Mayor Bill de Blasio’s first deputy mayor this morning provided a rosy assessment of the administration’s tenure so far, concluding that “we’re in a pretty credible place,” despite a “few bumps along the way.”
Speaking to business leaders, lobbyists and reporters at a Crain’s New York Business breakfast forum in Midtown, Mr. Shorris broke with the mayor and acknowledged the pace of appointments in the administration has been “a bit slower than some.”
Mr. de Blasio has yet to fill more than a dozen commissioner positions more than two months after his inauguration, leading to frustrations from advocates and criticism from editorial boards. But Mr. Shorris insisted the result was an especially competent and diverse administration.
“In the end, I think all of you … know that choosing the right people is far more important than choosing people quickly,” Mr. Shorris argued. “Nobody ever remembers how long a cabinet took to assemble,” he said, only who’s in it.
Mr. Shorris went on to make the case that hiring people who share common values–as the mayor has stressed–may be an unusual approach, but has the benefit of reducing friction and “allows for a greater delegation of decision-making” because his new hires can be better trusted to make decisions without constant supervision from higher-ups.
Overall, he argued that just over two months into the new administration, the city is being managed well. He pointed to the city’s record-low murder rate, the city’s handling of its snowiest winter in recent memory and the “careful, thoughtful and balanced” preliminary budget proposal.
He also pointed to the progress the new mayor has made so far keeping his campaign promises, including “a new approach to policing,” legislation to expand mandatory paid sick leave, plans to reduce pedestrian fatalities, and a change in direction at the Department of Education, marked by the appointment of a long-time educator as schools chancellor.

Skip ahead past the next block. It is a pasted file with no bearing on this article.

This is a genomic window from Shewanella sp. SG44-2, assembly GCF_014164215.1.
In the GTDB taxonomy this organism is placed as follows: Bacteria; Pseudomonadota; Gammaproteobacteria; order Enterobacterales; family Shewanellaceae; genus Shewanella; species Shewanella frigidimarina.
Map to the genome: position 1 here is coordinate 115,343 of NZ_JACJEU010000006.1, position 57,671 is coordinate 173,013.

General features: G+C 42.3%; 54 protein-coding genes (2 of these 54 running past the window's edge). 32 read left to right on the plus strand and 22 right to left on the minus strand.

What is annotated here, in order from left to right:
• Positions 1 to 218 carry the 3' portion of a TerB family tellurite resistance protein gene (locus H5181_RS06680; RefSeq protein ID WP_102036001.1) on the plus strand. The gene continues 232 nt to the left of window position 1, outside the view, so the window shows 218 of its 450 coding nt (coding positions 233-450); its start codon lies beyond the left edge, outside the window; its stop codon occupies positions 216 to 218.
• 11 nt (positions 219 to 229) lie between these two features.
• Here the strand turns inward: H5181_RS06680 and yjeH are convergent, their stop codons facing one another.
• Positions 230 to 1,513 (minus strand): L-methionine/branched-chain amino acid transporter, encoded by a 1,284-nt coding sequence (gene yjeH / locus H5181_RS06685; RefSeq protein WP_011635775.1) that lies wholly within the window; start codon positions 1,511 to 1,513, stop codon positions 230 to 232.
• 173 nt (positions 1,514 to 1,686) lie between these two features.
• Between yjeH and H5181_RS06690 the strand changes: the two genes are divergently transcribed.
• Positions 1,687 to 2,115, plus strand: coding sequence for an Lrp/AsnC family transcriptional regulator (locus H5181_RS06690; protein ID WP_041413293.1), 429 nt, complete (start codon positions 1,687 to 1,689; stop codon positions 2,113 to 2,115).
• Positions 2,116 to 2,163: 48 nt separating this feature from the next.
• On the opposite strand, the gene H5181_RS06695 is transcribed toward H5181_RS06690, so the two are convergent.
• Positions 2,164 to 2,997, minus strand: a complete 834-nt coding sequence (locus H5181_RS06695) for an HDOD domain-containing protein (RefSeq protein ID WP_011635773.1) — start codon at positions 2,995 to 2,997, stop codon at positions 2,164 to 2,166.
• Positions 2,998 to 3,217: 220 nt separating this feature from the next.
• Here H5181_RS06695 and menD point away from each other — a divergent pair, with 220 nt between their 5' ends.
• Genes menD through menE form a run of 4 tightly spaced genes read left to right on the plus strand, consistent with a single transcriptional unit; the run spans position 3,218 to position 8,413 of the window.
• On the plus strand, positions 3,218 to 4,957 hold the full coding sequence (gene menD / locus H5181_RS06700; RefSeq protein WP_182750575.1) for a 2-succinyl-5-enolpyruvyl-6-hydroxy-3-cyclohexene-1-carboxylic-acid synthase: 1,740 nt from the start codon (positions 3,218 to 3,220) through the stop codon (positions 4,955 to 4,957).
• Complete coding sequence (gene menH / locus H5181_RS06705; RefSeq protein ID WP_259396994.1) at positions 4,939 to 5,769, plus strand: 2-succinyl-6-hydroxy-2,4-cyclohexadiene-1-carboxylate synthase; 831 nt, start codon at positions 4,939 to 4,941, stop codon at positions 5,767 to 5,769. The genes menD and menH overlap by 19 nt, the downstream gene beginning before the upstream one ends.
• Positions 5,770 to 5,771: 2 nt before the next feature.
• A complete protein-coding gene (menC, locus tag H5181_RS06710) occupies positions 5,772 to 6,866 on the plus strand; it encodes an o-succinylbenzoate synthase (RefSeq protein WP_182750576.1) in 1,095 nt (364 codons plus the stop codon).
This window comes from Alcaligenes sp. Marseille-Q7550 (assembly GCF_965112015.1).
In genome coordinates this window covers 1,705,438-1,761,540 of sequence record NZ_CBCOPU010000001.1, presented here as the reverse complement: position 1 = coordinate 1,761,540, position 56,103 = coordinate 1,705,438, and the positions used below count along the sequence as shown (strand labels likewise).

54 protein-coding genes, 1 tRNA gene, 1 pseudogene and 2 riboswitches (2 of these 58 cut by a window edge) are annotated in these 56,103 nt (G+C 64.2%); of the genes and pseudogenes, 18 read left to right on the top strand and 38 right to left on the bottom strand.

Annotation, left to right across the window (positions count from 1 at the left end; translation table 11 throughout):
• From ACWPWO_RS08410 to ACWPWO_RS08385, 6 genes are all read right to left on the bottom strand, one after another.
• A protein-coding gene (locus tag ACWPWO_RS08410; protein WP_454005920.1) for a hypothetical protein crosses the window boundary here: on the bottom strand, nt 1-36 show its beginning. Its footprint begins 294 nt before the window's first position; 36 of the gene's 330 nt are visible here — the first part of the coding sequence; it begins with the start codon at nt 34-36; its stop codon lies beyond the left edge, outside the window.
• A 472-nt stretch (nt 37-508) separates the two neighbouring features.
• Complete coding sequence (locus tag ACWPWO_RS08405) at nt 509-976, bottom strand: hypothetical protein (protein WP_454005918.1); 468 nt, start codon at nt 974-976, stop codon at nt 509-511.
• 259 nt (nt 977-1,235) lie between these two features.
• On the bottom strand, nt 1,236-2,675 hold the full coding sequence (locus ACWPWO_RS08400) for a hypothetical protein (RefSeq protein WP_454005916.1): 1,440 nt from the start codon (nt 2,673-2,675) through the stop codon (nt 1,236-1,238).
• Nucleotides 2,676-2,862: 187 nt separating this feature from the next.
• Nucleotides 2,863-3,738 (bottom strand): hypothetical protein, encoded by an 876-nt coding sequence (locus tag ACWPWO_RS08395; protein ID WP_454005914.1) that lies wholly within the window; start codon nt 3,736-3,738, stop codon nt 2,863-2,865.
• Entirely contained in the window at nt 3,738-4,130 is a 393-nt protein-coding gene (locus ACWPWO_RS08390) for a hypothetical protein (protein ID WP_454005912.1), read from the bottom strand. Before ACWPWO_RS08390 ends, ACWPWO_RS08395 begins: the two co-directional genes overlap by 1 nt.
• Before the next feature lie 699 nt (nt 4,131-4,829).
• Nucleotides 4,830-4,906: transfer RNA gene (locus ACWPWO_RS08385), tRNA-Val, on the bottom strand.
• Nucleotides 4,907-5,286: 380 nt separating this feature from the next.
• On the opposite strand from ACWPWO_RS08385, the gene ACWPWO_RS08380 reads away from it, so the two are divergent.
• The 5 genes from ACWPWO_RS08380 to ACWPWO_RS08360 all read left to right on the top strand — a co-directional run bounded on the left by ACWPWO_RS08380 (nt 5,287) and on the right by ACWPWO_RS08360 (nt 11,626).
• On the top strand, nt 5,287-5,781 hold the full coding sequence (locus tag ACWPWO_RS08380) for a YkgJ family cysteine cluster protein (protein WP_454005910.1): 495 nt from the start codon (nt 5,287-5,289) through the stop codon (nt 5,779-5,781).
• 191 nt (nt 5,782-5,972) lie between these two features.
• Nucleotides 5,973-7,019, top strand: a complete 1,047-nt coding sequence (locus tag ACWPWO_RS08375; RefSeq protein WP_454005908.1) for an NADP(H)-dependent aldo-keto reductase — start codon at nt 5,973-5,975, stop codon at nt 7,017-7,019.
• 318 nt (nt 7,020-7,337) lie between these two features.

Mr. Shorris also provided a preview of some of the initiatives the mayor will be rolling out in the weeks, including “new systems, new structures and some new tools to track our performance against not only the sort of traditional core operating goals, but also the transformational goals.” In the days to come, he said, the mayor will be announcing new programs to help connect graduates with employment opportunities and a broader restructuring of the city’s workforce development programs.
“It’s a big complicated circus and there’s lots of rings in it, right? So we’re operating in all the rings simultaneously,” Mr. Shorris said.
The first deputy mayor also shared harsh words about both the city’s Sandy recovery efforts–describing the city’s progress as not “defensible” and “way too slow”–and slammed the Port Authority of New York and New Jersey, which he used to head, in the wake of the Bridgegate scandal.
“Look, what’s going on there is very sad to watch” he said, describing an agency “riven with politics and filled with poor business practices.”
In closing, he said he believed the new administration would make a lasting mark on the city.
“With every new administration, the city writes a new chapter in its history,” he said. “I believe it’s going to be a chapter about the restoration of hope for so many left behind, about the return of the open, compassionate metropolis that has been a magnet for centuries.”